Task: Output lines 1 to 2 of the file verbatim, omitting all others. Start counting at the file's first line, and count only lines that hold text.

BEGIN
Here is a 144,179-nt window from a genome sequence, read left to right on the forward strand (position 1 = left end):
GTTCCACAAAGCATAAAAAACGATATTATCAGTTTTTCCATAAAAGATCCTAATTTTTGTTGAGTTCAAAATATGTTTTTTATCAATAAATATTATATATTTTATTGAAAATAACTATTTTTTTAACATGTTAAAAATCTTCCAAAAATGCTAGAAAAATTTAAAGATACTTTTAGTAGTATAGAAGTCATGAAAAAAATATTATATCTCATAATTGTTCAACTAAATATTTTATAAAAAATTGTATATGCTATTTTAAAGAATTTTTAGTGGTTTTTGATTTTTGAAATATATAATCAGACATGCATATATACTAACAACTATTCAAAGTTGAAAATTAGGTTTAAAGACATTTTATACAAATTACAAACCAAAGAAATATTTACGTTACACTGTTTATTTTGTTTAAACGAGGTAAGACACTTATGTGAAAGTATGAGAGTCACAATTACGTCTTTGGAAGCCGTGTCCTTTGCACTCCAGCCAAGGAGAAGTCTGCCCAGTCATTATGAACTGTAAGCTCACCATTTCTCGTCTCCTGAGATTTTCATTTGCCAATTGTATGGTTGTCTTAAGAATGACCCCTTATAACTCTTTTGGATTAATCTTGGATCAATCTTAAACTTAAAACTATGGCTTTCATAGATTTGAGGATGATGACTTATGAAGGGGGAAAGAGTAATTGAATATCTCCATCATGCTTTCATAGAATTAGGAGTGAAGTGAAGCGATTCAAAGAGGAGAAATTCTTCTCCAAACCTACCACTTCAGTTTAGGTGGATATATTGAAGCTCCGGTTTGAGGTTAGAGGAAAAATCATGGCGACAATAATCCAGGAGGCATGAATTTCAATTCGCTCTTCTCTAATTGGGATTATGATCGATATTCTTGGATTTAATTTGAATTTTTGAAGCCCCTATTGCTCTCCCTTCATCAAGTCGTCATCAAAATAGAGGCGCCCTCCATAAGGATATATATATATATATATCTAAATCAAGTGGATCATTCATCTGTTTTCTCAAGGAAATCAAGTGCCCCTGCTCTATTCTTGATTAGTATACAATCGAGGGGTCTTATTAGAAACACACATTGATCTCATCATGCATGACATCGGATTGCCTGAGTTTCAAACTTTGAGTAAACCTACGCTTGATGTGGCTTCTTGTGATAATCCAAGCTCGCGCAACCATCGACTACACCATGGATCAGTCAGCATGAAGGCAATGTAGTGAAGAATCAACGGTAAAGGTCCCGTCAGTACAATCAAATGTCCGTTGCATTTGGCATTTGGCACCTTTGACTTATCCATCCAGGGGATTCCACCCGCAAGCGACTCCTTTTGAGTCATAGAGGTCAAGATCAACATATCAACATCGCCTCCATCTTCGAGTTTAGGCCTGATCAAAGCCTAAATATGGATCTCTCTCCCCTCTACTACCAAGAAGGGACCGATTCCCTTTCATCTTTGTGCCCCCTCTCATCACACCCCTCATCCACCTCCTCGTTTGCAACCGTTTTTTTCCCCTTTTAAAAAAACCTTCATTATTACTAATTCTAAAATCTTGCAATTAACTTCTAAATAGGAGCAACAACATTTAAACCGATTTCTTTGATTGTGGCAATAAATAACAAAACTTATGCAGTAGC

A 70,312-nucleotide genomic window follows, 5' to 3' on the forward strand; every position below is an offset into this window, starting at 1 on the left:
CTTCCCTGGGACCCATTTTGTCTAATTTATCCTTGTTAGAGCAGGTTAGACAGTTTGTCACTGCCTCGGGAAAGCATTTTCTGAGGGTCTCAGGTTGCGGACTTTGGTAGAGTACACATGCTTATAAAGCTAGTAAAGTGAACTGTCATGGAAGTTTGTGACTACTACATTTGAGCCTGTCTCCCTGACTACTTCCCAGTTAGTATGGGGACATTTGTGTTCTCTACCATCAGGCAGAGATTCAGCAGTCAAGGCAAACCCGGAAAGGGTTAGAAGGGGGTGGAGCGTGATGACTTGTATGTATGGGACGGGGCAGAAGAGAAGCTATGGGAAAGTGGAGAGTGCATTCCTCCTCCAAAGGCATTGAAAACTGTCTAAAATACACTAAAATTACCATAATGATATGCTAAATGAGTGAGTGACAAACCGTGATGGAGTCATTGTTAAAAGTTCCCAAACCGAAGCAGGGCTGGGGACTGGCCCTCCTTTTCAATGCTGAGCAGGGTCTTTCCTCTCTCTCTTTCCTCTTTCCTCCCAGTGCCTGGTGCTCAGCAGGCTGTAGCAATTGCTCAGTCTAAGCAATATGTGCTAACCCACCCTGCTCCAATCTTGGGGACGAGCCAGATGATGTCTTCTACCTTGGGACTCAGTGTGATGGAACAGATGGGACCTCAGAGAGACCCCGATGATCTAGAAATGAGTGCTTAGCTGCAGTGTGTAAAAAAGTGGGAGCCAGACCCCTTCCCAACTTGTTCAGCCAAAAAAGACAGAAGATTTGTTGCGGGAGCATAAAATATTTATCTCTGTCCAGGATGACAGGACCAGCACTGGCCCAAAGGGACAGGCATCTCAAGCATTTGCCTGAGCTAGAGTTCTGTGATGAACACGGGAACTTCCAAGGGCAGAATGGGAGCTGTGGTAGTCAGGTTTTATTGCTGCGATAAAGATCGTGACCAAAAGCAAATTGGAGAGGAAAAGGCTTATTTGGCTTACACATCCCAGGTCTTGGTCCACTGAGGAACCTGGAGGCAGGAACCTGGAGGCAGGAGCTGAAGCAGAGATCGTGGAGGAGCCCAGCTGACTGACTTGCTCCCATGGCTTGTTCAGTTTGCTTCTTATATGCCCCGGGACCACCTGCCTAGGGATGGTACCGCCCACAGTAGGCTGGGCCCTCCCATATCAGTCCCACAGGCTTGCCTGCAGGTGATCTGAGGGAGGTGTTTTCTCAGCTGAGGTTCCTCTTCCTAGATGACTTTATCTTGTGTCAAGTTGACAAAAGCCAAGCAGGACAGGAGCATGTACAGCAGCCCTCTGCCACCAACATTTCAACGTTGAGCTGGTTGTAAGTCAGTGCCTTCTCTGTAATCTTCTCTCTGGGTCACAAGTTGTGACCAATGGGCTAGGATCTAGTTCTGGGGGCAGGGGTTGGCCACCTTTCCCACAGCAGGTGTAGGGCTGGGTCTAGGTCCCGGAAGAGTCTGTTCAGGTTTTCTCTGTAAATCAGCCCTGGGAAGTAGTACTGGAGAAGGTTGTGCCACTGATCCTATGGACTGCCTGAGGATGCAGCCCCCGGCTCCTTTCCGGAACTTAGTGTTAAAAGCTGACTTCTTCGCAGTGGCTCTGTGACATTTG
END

Here is a 144,179-nt window from a genome sequence, read left to right on the forward strand (position 1 = left end):
GTTCCACAAAGCATAAAAAACGATATTATCAGTTTTTCCATAAAAGATCCTAATTTTTGTTGAGTTCAAAATATGTTTTTTATCAATAAATATTATATATTTTATTGAAAATAACTATTTTTTTAACATGTTAAAAATCTTCCAAAAATGCTAGAAAAATTTAAAGATACTTTTAGTAGTATAGAAGTCATGAAAAAAATATTATATCTCATAATTGTTCAACTAAATATTTTATAAAAAATTGTATATGCTATTTTAAAGAATTTTTAGTGGTTTTTGATTTTTGAAATATATAATCAGACATGCATATATACTAACAACTATTCAAAGTTGAAAATTAGGTTTAAAGACATTTTATACAAATTACAAACCAAAGAAATATTTACGTTACACTGTTTATTTTGTTTAAACGAGGTAAGACACTTATGTGAAAGTATGAGAGTCACAATTACGTCTTTGGAAGCCGTGTCCTTTGCACTCCAGCCAAGGAGAAGTCTGCCCAGTCATTATGAACTGTAAGCTCACCATTTCTCGTCTCCTGAGATTTTCATTTGCCAATTGTATGGTTGTCTTAAGAATGACCCCTTATAACTCTTTTGGATTAATCTTGGATCAATCTTAAACTTAAAACTATGGCTTTCATAGATTTGAGGATGATGACTTATGAAGGGGGAAAGAGTAATTGAATATCTCCATCATGCTTTCATAGAATTAGGAGTGAAGTGAAGCGATTCAAAGAGGAGAAATTCTTCTCCAAACCTACCACTTCAGTTTAGGTGGATATATTGAAGCTCCGGTTTGAGGTTAGAGGAAAAATCATGGCGACAATAATCCAGGAGGCATGAATTTCAATTCGCTCTTCTCTAATTGGGATTATGATCGATATTCTTGGATTTAATTTGAATTTTTGAAGCCCCTATTGCTCTCCCTTCATCAAGTCGTCATCAAAATAGAGGCGCCCTCCATAAGGATATATATATATATATATCTAAATCAAGTGGATCATTCATCTGTTTTCTCAAGGAAATCAAGTGCCCCTGCTCTATTCTTGATTAGTATACAATCGAGGGGTCTTATTAGAAACACACATTGATCTCATCATGCATGACATCGGATTGCCTGAGTTTCAAACTTTGAGTAAACCTACGCTTGATGTGGCTTCTTGTGATAATCCAAGCTCGCGCAACCATCGACTACACCATGGATCAGTCAGCATGAAGGCAATGTAGTGAAGAATCAACGGTAAAGGTCCCGTCAGTACAATCAAATGTCCGTTGCATTTGGCATTTGGCACCTTTGACTTATCCATCCAGGGGATTCCACCCGCAAGCGACTCCTTTTGAGTCATAGAGGTCAAGATCAACATATCAACATCGCCTCCATCTTCGAGTTTAGGCCTGATCAAAGCCTAAATATGGATCTCTCTCCCCTCTACTACCAAGAAGGGACCGATTCCCTTTCATCTTTGTGCCCCCTCTCATCACACCCCTCATCCACCTCCTCGTTTGCAACCGTTTTTTTCCCCTTTTAAAAAAACCTTCATTATTACTAATTCTAAAATCTTGCAATTAACTTCTAAATAGGAGCAACAACATTTAAACCGATTTCTTTGATTGTGGCAATAAATAACAAAACTTATGCAGTAGC